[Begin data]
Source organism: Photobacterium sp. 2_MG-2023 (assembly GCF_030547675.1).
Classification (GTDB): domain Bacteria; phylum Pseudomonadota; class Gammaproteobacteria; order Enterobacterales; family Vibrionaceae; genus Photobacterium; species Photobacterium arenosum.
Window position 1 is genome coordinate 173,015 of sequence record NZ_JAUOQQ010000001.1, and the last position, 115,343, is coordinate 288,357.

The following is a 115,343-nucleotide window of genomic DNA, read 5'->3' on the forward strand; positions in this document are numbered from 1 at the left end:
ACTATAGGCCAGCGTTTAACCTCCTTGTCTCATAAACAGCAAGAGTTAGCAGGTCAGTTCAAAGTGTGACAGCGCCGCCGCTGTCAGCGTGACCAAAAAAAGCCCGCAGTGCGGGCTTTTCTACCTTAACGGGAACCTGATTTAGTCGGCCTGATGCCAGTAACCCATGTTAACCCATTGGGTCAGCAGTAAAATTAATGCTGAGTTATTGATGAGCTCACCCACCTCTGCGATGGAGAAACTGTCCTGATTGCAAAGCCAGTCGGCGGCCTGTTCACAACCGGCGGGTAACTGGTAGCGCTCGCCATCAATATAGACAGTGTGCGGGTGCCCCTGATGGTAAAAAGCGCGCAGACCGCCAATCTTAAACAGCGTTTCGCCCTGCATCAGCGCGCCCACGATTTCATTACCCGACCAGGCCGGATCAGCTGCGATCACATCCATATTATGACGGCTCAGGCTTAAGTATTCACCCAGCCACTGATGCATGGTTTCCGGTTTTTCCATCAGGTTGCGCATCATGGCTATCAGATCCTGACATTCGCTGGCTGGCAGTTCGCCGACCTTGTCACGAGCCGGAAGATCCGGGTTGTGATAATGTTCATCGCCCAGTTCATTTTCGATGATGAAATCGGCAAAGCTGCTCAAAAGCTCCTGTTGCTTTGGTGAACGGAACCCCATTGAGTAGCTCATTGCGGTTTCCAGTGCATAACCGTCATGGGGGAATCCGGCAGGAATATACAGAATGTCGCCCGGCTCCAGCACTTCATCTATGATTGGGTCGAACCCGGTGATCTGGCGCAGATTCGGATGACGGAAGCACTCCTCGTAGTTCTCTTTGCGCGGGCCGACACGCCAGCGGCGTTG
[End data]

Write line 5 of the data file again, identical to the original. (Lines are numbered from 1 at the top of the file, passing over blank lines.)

ACTATAGGCCAGCGTTTAACCTCCTTGTCTCATAAACAGCAAGAGTTAGCAGGTCAGTTCAAAGTGTGACAGCGCCGCCGCTGTCAGCGTGACCAAAAAAAGCCCGCAGTGCGGGCTTTTCTACCTTAACGGGAACCTGATTTAGTCGGCCTGATGCCAGTAACCCATGTTAACCCATTGGGTCAGCAGTAAAATTAATGCTGAGTTATTGATGAGCTCACCCACCTCTGCGATGGAGAAACTGTCCTGATTGCAAAGCCAGTCGGCGGCCTGTTCACAACCGGCGGGTAACTGGTAGCGCTCGCCATCAATATAGACAGTGTGCGGGTGCCCCTGATGGTAAAAAGCGCGCAGACCGCCAATCTTAAACAGCGTTTCGCCCTGCATCAGCGCGCCCACGATTTCATTACCCGACCAGGCCGGATCAGCTGCGATCACATCCATATTATGACGGCTCAGGCTTAAGTATTCACCCAGCCACTGATGCATGGTTTCCGGTTTTTCCATCAGGTTGCGCATCATGGCTATCAGATCCTGACATTCGCTGGCTGGCAGTTCGCCGACCTTGTCACGAGCCGGAAGATCCGGGTTGTGATAATGTTCATCGCCCAGTTCATTTTCGATGATGAAATCGGCAAAGCTGCTCAAAAGCTCCTGTTGCTTTGGTGAACGGAACCCCATTGAGTAGCTCATTGCGGTTTCCAGTGCATAACCGTCATGGGGGAATCCGGCAGGAATATACAGAATGTCGCCCGGCTCCAGCACTTCATCTATGATTGGGTCGAACCCGGTGATCTGGCGCAGATTCGGATGACGGAAGCACTCCTCGTAGTTCTCTTTGCGCGGGCCGACACGCCAGCGGCGTTG